Australia crypto miner further bolsters US presence with a $110M fundraise
Arkon Energy links up with blockchain data center consultant Sabre56 as miners continue jockeying for position ahead of next year’s bitcoin halving
Mark Agnor/Shutterstock modified by Blockworks
Australian firm Arkon Energy is expanding its US bitcoin mining footprint just six months after first entering North America — and has raised $110 million to help fuel the growth.
The Sydney-based company has agreed to purchase facilities from blockchain data center consultant Sabre56. The new sites are set to triple its capacity to 300 megawatts (MW).
Sabre56 is set to oversee operations across Arkon’s six US bitcoin mining facilities.
The agreement comes as Arkon has secured an additional $110 million in a funding round led by Bluesky Capital Management — of which $80 million will go toward the US expansion.
The other $30 million is earmarked for an artificial intelligence cloud service project at Arkon’s 30MW data center in Norway, the company said.
Founded in 2019, Arkon Energy closed a $28 million funding round in November 2022. The capital came as the firm acquired Norway data center Hydrokraft. Arkon then, in June, acquired a data center in Hannibal, OH with a “first-stage design capacity” of 100MW.
The company’s latest buy includes an operational facility in Hopedale, OH contracted to a hosting client. The acquisitions add an initial 50MW of initial capacity, as well as 150MW more across new sites in Texas and North Carolina — set to be completed by Aug. 24, the company told Blockworks Thursday.
Josh Payne, Arkon Energy’s founder and CEO, told Blockworks there is roughly 400MW of bitcoin mining machine capacity produced each month, noting the US has the most new hosting capacity demand.
“This creates…an excellent opportunity to build, own and operate the scarce resource which is the data center, the low-cost power connection and the optic fibre connection,” he added.
The deal comes after Sabre56 raised $35 million in February and made a deal with GEM mining in May to host 4,510 of the firm’s bitcoin miners at its new Wyoming data centers.
Sabre56 founder Phil Harvey previously told Blockworks the company was looking to build more hosting facilities and ultimately wind down its consulting business.
Miners jockey for position ahead of halving
Payne said in a statement that the acquisition “catapults the company into a global top five position in terms of operating size and power cost efficiency.”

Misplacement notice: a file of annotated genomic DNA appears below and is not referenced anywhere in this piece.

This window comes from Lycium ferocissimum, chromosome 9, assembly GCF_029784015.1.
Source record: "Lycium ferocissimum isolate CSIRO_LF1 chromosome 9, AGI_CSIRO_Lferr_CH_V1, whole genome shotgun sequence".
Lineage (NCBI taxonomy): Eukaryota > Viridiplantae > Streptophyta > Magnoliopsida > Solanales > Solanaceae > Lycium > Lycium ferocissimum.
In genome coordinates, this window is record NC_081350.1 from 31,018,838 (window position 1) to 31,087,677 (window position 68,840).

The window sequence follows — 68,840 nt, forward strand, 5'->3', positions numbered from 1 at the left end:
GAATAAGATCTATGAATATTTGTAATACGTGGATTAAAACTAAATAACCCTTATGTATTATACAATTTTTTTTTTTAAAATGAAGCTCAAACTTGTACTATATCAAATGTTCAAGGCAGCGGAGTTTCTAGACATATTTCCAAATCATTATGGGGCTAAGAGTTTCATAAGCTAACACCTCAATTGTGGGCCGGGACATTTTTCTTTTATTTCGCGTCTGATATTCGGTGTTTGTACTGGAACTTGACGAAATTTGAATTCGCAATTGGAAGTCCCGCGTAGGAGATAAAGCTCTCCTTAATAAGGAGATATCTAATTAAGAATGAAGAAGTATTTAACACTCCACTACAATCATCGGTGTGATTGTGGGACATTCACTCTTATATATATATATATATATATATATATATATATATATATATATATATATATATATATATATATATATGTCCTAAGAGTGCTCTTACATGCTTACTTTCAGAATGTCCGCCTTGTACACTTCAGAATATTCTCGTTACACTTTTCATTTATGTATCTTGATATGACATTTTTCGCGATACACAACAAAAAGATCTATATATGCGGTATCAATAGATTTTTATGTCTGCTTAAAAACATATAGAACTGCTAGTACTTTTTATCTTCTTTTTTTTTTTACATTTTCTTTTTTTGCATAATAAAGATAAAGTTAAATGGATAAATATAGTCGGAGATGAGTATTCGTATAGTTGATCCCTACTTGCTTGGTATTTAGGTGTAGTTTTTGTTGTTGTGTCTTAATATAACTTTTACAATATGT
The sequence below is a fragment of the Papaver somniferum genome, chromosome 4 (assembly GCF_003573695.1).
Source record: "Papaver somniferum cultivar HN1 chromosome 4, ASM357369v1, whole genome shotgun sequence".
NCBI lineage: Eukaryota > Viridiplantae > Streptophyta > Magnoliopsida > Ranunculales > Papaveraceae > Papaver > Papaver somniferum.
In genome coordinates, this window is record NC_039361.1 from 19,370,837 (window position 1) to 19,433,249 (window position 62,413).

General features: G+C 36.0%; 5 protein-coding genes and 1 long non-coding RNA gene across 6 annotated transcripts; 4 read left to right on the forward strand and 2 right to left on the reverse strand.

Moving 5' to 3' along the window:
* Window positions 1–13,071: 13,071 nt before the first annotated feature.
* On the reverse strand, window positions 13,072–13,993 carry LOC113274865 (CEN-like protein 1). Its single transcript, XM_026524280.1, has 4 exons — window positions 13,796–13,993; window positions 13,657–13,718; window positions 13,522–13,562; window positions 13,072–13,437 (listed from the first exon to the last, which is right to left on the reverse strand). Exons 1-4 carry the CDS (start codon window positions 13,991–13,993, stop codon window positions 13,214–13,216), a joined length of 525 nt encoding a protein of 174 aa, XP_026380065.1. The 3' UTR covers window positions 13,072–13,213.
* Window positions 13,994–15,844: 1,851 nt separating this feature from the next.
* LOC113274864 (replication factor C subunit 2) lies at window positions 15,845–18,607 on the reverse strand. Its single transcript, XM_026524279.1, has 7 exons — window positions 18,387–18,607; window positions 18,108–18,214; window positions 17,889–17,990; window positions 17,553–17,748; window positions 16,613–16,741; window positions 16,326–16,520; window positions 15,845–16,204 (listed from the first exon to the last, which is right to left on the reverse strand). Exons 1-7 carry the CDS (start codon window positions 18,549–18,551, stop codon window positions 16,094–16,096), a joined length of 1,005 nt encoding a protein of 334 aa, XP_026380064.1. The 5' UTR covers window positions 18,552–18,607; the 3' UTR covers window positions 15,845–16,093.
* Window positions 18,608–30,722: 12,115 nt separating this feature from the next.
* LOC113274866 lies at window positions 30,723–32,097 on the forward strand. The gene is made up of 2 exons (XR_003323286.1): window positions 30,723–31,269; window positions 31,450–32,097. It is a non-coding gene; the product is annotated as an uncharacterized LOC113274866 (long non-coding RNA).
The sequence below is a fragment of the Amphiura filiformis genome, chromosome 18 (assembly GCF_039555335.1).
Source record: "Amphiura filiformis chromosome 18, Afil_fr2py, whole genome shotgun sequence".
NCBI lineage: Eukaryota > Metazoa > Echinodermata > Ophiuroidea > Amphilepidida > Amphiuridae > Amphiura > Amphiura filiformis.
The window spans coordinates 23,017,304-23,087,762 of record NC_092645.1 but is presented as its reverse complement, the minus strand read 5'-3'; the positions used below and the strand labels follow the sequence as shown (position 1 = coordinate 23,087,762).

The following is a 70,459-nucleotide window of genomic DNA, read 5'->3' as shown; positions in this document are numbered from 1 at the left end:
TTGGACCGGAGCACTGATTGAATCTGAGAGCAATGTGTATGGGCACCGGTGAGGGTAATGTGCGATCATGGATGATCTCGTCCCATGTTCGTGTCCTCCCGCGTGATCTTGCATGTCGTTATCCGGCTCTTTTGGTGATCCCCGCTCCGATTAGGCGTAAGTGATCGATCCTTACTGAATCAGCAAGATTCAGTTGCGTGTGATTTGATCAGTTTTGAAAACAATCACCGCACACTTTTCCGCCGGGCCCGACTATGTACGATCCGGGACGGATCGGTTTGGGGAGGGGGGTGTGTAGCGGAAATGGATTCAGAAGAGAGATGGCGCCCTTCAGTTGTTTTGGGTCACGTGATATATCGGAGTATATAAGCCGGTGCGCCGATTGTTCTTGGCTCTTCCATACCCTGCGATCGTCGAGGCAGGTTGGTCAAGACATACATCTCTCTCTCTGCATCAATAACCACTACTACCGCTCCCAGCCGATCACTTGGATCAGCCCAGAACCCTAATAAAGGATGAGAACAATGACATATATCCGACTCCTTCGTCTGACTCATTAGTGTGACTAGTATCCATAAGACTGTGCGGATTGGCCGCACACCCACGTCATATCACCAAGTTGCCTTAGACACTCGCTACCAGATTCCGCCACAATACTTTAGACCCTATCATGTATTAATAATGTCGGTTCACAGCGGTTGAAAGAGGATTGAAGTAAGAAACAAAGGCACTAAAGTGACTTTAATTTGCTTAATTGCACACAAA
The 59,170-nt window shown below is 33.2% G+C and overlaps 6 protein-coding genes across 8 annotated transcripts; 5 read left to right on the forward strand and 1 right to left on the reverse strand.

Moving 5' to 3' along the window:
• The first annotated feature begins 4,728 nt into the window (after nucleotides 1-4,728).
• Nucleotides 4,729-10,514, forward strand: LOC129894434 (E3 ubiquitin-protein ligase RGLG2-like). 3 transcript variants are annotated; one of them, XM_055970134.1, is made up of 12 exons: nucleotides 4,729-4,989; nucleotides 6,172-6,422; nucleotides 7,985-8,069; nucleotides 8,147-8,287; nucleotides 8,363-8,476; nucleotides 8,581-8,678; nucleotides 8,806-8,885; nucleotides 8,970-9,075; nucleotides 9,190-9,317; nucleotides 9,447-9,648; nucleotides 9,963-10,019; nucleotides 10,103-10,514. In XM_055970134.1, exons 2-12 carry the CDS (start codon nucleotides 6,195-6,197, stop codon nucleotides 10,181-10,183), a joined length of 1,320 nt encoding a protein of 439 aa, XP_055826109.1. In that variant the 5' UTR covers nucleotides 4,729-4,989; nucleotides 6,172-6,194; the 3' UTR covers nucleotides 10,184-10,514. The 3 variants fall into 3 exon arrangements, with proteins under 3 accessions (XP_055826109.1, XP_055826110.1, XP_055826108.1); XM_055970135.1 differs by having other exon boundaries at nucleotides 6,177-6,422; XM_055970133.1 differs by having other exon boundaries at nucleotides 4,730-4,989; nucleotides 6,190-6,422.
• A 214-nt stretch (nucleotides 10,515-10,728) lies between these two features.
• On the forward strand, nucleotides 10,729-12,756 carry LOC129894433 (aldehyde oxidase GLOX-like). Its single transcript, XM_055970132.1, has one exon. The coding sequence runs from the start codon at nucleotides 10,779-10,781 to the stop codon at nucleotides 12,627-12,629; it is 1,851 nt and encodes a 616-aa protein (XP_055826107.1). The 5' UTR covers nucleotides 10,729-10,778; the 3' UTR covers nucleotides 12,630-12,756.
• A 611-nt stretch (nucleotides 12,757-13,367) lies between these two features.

The next bitcoin halving, slated for April, is an event industry watchers and executives have said is likely to expose the crypto mining segment’s winners and losers.
The halving is set to force bitcoin mining operators to buy newer, more efficient machines as older equipment becomes unprofitable, Payne added.
“When that changeover happens, operators are going to be looking for the lowest possible cost power contracts for hosting to ensure longevity of equipment,” the CEO told Blockworks. “Arkon Energy’s portfolio operates in the lowest power cost jurisdictions in the US, with additional efficiencies derived from demand response programs.”
Bitcoin miners have indeed been busy ahead of the halving.
Hut 8 and US Bitcoin Corp. closed their merger deal earlier this month in a transaction that gives the combined company a greater reach across North America and more business lines.
More recently, Marathon Digital — currently the largest North American miner by hash rate, at 23.1 exahashes per second (EH/s) as of Nov. 30 — said Tuesday it is set to add 390MW to its bitcoin mining capacity via an acquisition.
The buy could help Marathon double its hash rate to 50 EH/s in the next 18 to 24 months.
Core Scientific, which looks to soon exit from its bankruptcy, is a close second to Marathon in hash rate, with an energized total of 21.6 EH/s at the end of November. Riot Platforms, with a deployed hash rate of 12.4 EH/s, acquired roughly 18 EH/s of mining capacity earlier this month through a deal with MicroBT.
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